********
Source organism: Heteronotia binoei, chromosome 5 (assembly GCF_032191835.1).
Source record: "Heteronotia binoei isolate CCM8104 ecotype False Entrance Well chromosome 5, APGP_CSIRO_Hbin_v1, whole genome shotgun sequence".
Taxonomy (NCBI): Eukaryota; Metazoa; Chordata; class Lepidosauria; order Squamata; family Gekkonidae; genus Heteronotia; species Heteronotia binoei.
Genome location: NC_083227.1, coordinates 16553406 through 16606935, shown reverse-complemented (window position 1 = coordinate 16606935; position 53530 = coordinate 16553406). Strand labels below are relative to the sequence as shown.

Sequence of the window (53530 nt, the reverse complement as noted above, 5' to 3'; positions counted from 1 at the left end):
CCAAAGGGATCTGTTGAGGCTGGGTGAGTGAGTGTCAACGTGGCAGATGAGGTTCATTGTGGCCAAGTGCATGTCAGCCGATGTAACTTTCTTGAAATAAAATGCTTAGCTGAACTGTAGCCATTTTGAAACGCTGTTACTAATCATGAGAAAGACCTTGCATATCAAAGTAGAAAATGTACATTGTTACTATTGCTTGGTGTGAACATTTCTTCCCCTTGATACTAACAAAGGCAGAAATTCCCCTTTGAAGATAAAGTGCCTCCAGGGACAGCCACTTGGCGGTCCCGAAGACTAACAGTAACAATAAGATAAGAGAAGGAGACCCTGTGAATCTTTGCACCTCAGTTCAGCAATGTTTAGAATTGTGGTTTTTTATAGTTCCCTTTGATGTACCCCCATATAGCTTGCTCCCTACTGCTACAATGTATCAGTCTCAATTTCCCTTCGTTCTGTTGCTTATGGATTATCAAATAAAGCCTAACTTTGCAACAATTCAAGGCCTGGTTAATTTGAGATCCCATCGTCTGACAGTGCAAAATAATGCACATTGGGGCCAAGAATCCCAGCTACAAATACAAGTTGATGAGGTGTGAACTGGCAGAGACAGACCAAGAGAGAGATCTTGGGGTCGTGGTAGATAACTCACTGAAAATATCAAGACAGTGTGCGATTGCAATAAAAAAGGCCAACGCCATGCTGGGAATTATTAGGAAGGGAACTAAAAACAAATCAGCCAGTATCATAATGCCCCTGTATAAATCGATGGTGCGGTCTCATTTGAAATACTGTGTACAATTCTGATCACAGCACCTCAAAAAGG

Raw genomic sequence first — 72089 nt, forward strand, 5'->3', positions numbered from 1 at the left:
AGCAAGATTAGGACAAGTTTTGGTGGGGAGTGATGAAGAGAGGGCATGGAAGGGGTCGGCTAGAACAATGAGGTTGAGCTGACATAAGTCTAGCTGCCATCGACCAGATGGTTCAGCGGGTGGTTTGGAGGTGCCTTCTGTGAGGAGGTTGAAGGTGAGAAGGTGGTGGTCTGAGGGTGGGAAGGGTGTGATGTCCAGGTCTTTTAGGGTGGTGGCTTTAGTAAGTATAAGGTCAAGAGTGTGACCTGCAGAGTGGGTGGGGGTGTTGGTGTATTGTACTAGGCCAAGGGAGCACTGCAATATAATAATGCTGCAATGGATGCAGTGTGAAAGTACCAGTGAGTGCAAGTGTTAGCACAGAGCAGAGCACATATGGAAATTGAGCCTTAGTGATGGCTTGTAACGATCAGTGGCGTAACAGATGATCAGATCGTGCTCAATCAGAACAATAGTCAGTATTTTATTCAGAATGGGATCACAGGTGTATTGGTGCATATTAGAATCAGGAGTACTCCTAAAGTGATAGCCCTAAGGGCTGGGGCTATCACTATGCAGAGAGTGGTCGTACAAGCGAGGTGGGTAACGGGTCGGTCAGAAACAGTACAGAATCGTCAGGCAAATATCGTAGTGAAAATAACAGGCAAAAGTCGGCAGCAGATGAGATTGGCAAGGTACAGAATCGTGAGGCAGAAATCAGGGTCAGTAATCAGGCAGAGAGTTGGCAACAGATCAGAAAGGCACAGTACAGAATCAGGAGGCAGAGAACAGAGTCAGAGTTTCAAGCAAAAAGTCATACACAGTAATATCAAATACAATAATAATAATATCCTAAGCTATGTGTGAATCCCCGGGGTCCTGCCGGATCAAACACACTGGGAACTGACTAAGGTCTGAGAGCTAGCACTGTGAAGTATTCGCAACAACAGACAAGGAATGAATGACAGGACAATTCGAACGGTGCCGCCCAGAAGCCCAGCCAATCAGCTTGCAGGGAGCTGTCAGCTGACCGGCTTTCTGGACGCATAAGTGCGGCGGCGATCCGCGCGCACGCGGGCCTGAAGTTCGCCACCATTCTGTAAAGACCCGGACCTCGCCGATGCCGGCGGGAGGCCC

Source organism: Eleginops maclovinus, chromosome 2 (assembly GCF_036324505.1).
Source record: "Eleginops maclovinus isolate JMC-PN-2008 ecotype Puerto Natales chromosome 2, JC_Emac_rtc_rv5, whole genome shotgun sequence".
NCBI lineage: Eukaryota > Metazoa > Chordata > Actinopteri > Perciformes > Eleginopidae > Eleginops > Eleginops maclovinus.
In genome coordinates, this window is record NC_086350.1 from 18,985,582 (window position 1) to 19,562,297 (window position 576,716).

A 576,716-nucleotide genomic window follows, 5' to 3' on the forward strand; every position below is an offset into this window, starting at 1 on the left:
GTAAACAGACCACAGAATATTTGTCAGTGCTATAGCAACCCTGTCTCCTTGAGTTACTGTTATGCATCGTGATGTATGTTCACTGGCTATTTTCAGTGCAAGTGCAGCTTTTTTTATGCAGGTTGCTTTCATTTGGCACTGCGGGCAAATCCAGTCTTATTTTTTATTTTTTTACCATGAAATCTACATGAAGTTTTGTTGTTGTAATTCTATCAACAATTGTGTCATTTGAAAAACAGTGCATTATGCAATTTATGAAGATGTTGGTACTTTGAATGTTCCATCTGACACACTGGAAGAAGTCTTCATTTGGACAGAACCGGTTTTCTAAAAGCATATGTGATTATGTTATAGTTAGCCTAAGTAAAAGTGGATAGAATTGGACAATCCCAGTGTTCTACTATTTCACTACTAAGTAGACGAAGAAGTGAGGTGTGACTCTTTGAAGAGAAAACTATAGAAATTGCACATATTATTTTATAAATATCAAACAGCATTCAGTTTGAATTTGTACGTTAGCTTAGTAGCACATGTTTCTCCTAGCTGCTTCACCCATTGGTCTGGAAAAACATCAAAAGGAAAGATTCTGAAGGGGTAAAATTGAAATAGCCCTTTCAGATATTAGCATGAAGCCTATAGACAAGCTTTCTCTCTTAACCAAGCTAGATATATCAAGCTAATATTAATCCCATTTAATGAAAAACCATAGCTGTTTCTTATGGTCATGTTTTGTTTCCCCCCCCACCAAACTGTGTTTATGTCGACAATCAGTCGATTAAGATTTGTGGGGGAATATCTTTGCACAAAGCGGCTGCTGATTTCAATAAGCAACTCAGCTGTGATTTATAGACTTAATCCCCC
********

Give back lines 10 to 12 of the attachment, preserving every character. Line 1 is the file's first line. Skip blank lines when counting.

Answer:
Source record: "Eleginops maclovinus isolate JMC-PN-2008 ecotype Puerto Natales chromosome 2, JC_Emac_rtc_rv5, whole genome shotgun sequence".
NCBI lineage: Eukaryota > Metazoa > Chordata > Actinopteri > Perciformes > Eleginopidae > Eleginops > Eleginops maclovinus.
In genome coordinates, this window is record NC_086350.1 from 18,985,582 (window position 1) to 19,562,297 (window position 576,716).